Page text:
Lower back pain can cause serious disruption to the lives of sufferers. This can be seen quantifiably in terms of work days lost due to illness and through the increased use of health care services. Two studies have highlighted these effects. Deyo et al compared functional outcomes of patients with various severe health problems including lung cancer and myocardial infarction. They found that physical functional impairment was greater in the back pain group than in any of the other groups. Similarly, a study looking specifically at chronic low back pain patients found that this group had significantly worse scores than the general population in eight domains of health, and worse than patients with various other disorders in six domains. Measures of social and psychological function, vitality and bodily pain showed the greatest differences between the back pain group and other groups. A separate study found that reduced work ability in lower back pain patients was comparable to that in the patients with the most serious health problems and was worse than that in the average patient after hip replacement. It is not just the impact can be seen quantitatively through functional impairment. Patients with chronic lower back pain reported that some of the most negatively affected areas of their life were family and social life, recreation, and sex. Factors leading to this included increase in dependency, reduced function, financial strain and unsatisfactory relationships with health care providers. Stankovic et al found that social functioning and mental health in chronic lower back pain patients was comparable to that in patients with depression and patients undergoing rehabilitation from heroin addiction. They concluded that back pain had a multidimensional negative impact on the quality of life, and that global concept of quality of life was the most sensitive way to measure the impact of back pain.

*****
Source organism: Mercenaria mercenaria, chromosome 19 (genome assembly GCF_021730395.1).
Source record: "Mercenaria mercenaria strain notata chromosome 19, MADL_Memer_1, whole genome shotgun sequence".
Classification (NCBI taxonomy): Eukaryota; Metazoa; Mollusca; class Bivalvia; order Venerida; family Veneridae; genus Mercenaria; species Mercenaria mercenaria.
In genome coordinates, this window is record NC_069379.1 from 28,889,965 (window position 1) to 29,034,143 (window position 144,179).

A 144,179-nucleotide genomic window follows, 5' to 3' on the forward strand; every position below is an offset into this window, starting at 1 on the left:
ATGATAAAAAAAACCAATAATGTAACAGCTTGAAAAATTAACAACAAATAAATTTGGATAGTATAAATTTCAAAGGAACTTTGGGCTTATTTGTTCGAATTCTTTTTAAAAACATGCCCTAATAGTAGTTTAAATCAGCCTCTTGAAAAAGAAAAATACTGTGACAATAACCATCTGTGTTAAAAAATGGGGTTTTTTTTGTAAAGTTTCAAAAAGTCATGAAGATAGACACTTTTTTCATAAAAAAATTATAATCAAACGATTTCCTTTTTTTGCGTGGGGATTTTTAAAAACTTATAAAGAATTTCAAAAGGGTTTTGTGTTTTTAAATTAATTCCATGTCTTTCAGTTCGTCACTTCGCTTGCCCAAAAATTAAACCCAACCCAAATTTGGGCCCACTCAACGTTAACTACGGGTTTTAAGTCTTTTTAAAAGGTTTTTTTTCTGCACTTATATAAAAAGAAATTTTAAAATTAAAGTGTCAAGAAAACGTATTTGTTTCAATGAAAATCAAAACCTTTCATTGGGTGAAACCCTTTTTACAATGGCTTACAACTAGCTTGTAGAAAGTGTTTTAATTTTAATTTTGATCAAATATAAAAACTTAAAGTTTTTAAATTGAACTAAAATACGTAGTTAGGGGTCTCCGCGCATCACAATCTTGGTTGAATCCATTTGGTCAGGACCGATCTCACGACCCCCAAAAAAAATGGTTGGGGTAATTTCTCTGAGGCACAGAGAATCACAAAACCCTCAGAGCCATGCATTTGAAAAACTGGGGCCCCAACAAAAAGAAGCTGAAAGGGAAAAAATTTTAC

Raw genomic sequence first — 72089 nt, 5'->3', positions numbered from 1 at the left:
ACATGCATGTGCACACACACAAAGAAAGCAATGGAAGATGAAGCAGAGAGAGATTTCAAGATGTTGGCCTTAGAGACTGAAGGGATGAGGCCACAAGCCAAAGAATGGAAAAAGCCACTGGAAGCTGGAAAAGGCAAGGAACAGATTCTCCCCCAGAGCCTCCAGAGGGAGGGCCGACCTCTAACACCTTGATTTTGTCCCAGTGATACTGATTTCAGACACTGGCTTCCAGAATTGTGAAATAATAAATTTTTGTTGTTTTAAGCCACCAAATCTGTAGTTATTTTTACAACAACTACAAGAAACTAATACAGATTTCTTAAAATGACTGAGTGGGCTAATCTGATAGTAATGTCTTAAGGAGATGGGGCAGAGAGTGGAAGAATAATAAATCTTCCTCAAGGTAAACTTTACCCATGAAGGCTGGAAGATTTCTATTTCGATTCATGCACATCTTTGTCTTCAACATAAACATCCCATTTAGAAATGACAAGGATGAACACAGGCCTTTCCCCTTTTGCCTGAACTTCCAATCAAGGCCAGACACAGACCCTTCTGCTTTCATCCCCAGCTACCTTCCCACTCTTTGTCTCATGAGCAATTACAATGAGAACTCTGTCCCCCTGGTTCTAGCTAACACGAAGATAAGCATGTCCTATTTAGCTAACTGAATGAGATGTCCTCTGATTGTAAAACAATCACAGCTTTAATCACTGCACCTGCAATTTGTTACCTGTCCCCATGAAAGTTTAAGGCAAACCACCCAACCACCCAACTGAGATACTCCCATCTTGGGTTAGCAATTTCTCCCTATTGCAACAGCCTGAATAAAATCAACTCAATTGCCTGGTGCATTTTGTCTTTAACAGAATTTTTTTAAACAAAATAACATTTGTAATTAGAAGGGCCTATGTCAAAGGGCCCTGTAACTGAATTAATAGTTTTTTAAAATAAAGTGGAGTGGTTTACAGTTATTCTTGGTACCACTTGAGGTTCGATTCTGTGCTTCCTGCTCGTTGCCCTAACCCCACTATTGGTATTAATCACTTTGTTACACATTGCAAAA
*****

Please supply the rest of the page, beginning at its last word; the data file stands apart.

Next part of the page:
Understanding Gabapentin